Carotid artery stenting is similar to coronary angioplasty, which is done to open narrowed or blocked arteries in the heart.

In this procedure, a tube is threaded through an artery in the groin and passed up to the carotid arteries. A tiny balloon is used to enlarge the narrowed portion of the artery. A small, expandable tube called a stent is used to keep the artery open.

Stenting is not as common as carotid endarterectomy.

What kinds of tests can help you decide if a procedure is right for you?

You may have tests to measure the amount of narrowing in your carotid arteries. These tests also help your doctor see how well blood flows through the area that is narrowed by plaque. These tests can help your doctor see what kind of plaque is blocking the artery and whether a procedure is a good choice.

Tests may include:

  • Carotid arteriogram.
  • Carotid ultrasound.
  • Computed tomography angiogram (CTA).
  • Magnetic resonance angiogram (MRA).

Most of the time, the amount of narrowing is described as a percentage. For example, if plaque is blocking half of the artery, the doctor may say the artery is 50% narrowed. If plaque is blocking nearly three-quarters of the artery, the doctor may say the artery is 70% narrowed.

Some of these tests can also check the blood vessels above and below the neck. If those vessels are blocked or damaged, surgery may not be helpful because the surgeon cannot easily operate on those areas.

No test can tell for sure which plaques are likely to cause a blood clot to form and cause a TIA or stroke. But a person who has a narrowed carotid artery that contains an irregular or jagged plaque may be at greater risk for a stroke or TIA.

How well do carotid artery procedures work?

In people who have already had a TIA or stroke and who have moderate to severe narrowing (70% to 99%) of the carotid arteries, carotid endarterectomy reduces the risk of TIA and stroke.2

Carotid artery stenting may work as well as endarterectomy to prevent stroke in some people who have narrowed carotid arteries.3, 4

If you have not had a TIA or stroke, it is not as clear when a procedure might be a good choice. Medicine and lifestyle changes may work as well as a procedure to prevent a stroke. Your doctor might recommend a procedure if you have moderate to severe narrowing (more than 70%) and if the benefits of this procedure outweigh the risks.1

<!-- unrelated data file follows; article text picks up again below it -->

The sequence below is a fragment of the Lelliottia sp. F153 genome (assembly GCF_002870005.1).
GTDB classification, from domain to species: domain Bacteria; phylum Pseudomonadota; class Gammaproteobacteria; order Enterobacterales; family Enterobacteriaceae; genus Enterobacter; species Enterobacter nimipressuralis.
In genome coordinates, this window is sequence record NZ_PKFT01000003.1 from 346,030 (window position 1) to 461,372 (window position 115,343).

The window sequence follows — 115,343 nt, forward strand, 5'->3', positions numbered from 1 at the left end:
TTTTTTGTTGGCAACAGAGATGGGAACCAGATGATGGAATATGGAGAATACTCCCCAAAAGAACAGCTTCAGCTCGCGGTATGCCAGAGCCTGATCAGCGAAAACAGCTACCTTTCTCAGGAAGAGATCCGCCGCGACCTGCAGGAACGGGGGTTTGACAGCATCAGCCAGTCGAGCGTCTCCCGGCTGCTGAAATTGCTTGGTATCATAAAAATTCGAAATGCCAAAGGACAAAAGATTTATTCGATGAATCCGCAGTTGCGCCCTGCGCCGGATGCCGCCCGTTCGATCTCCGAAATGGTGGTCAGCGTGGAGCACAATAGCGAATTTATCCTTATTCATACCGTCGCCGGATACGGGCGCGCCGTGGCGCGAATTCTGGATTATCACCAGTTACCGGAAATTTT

What are the risks of carotid artery procedures?

Risks of carotid procedures depend on your age, your health, and the skill and experience of the doctor. It's important to have these procedures done by a skilled doctor at a hospital that has a good success rate.

You and your doctor will decide whether the risks are higher or lower than your risk of stroke.

If you have had a TIA or stroke, a good success rate means complications happen in less than 6 out of 100 of these procedures. That means complications do not happen in more than 94 out of 100 of these procedures.5

If you have not had a TIA or stroke, it's important that you have a low risk of serious problems so that the benefits of a procedure outweigh the risks. Your doctor can help you know your risk. A low risk is less than 3%.1

Carotid endarterectomy

Risks of carotid endarterectomy include:

  • Infection.
  • Breathing problems.
  • Nerve injury.
  • Stroke, heart attack, and death.
Carotid artery stenting

Risks of carotid artery stenting include:

  • Infection.
  • Bleeding at the catheter insertion site.
  • Damage to the blood vessel at the catheter insertion site.
  • Stroke, heart attack, and death.

Who should not have a carotid artery procedure?

A carotid procedure is not advised for people who have:

  • TIAs that are caused by narrowed blood vessels in the back of the brain.
  • Severe coronary artery disease.
  • Uncontrolled high blood pressure.
  • Severe disease of the arteries that branch off from the carotid arteries.
  • Other serious medical problems, such as kidney failure or heart failure. These can make surgery more risky.

Carotid artery stenting is not a good choice for people older than age 70. Studies have shown that for people in this age group, the risk of stroke or death during the procedure is too high. Carotid endarterectomy is safer for people older than 70.

What medicines and lifestyle changes help prevent stroke?

Medicine and healthy lifestyle changes help lower your risk of stroke. For some people, this is enough to lower their risk. If you have a carotid artery procedure, you will still need to take medicine and make lifestyle changes.

If you haven't already had a stroke or TIA, medicine may work just as well as a procedure to prevent a stroke.1

Medicines

Medicines that help prevent stroke include:

  • Aspirin or other blood thinners.
  • Blood pressure medicine.
  • Cholesterol medicine called statins.
Lifestyle changes

A healthy lifestyle can help prevent a stroke. This lifestyle includes:

  • Not smoking.
  • Eating heart-healthy foods.
  • Being active.
  • Staying at a healthy weight or losing weight if you need to.

Why might your doctor recommend a carotid artery procedure?

Your doctor may suggest that you have a procedure if:

  • You have had a mild stroke or one or more TIAs in the past 6 months and you have 70% or more narrowing in your carotid artery.
  • You have a low risk of complications from the procedure.
  • You have 50% to 69% narrowing and have had at least one of the following:
    • One or more TIAs in the past 6 months.
    • A series of small strokes in the past 6 months, and each small stroke has left you a little more disabled.
    • A mild or moderate stroke in the past 6 months.

2. Compare your options

  Have a procedure Don't have a procedure
What is usually involved?
  • You will likely stay 1 or 2 nights in the hospital.
  • You can go back to your daily activities within a week or two, if they are not too strenuous.
  • Your neck may ache for up to 2 weeks after carotid endarterectomy.
  • You will take medicines and make healthy lifestyle changes.
  • You take medicines and make healthy lifestyle changes to reduce your risk of stroke.
What are the benefits?
  • A carotid procedure reduces the risk of transient ischemic attack (TIA) and stroke in people who have already had a TIA or stroke and who have moderate to severe narrowing (70% to 99%) of the carotid arteries.2
  • You avoid the risks of a procedure.
  • Medicine and lifestyle changes can lower your risk of TIA and stroke.